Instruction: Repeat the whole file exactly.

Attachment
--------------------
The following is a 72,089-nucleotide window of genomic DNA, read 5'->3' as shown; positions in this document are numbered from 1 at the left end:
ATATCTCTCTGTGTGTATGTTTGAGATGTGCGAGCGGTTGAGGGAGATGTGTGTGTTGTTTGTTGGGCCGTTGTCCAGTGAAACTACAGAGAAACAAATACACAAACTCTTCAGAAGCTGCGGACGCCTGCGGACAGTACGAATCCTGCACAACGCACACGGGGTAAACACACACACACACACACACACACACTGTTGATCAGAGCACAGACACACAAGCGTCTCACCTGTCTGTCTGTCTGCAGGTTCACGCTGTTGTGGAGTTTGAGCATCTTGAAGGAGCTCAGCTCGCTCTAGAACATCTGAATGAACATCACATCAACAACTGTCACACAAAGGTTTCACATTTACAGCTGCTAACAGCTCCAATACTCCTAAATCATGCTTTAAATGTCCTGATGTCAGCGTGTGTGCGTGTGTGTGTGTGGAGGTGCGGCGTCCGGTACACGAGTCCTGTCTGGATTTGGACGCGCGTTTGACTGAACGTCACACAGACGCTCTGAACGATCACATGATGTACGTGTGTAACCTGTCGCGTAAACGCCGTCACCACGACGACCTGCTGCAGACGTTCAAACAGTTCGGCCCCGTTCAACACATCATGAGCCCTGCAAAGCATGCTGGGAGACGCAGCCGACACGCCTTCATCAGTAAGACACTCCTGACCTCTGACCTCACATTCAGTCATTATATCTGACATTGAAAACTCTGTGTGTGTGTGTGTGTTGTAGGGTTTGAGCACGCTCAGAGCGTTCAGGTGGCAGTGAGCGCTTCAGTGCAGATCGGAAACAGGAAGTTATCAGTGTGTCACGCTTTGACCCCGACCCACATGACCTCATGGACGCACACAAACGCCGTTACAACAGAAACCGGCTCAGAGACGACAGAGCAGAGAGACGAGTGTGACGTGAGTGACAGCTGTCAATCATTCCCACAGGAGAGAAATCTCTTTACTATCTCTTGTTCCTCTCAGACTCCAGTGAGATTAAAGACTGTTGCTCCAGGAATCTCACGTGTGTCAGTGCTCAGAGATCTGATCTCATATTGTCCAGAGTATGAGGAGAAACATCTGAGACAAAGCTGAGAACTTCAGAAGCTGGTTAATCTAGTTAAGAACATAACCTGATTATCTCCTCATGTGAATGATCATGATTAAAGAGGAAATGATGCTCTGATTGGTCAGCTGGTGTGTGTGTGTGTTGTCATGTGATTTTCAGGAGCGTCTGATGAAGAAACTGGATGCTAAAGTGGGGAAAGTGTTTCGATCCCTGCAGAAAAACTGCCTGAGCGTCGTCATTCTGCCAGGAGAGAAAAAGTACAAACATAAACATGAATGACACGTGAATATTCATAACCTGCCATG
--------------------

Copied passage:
The following is a 72,089-nucleotide window of genomic DNA, read 5'->3' as shown; positions in this document are numbered from 1 at the left end:
ATATCTCTCTGTGTGTATGTTTGAGATGTGCGAGCGGTTGAGGGAGATGTGTGTGTTGTTTGTTGGGCCGTTGTCCAGTGAAACTACAGAGAAACAAATACACAAACTCTTCAGAAGCTGCGGACGCCTGCGGACAGTACGAATCCTGCACAACGCACACGGGGTAAACACACACACACACACACACACACACTGTTGATCAGAGCACAGACACACAAGCGTCTCACCTGTCTGTCTGTCTGCAGGTTCACGCTGTTGTGGAGTTTGAGCATCTTGAAGGAGCTCAGCTCGCTCTAGAACATCTGAATGAACATCACATCAACAACTGTCACACAAAGGTTTCACATTTACAGCTGCTAACAGCTCCAATACTCCTAAATCATGCTTTAAATGTCCTGATGTCAGCGTGTGTGCGTGTGTGTGTGTGGAGGTGCGGCGTCCGGTACACGAGTCCTGTCTGGATTTGGACGCGCGTTTGACTGAACGTCACACAGACGCTCTGAACGATCACATGATGTACGTGTGTAACCTGTCGCGTAAACGCCGTCACCACGACGACCTGCTGCAGACGTTCAAACAGTTCGGCCCCGTTCAACACATCATGAGCCCTGCAAAGCATGCTGGGAGACGCAGCCGACACGCCTTCATCAGTAAGACACTCCTGACCTCTGACCTCACATTCAGTCATTATATCTGACATTGAAAACTCTGTGTGTGTGTGTGTGTTGTAGGGTTTGAGCACGCTCAGAGCGTTCAGGTGGCAGTGAGCGCTTCAGTGCAGATCGGAAACAGGAAGTTATCAGTGTGTCACGCTTTGACCCCGACCCACATGACCTCATGGACGCACACAAACGCCGTTACAACAGAAACCGGCTCAGAGACGACAGAGCAGAGAGACGAGTGTGACGTGAGTGACAGCTGTCAATCATTCCCACAGGAGAGAAATCTCTTTACTATCTCTTGTTCCTCTCAGACTCCAGTGAGATTAAAGACTGTTGCTCCAGGAATCTCACGTGTGTCAGTGCTCAGAGATCTGATCTCATATTGTCCAGAGTATGAGGAGAAACATCTGAGACAAAGCTGAGAACTTCAGAAGCTGGTTAATCTAGTTAAGAACATAACCTGATTATCTCCTCATGTGAATGATCATGATTAAAGAGGAAATGATGCTCTGATTGGTCAGCTGGTGTGTGTGTGTGTTGTCATGTGATTTTCAGGAGCGTCTGATGAAGAAACTGGATGCTAAAGTGGGGAAAGTGTTTCGATCCCTGCAGAAAAACTGCCTGAGCGTCGTCATTCTGCCAGGAGAGAAAAAGTACAAACATAAACATGAATGACACGTGAATATTCATAACCTGCCATG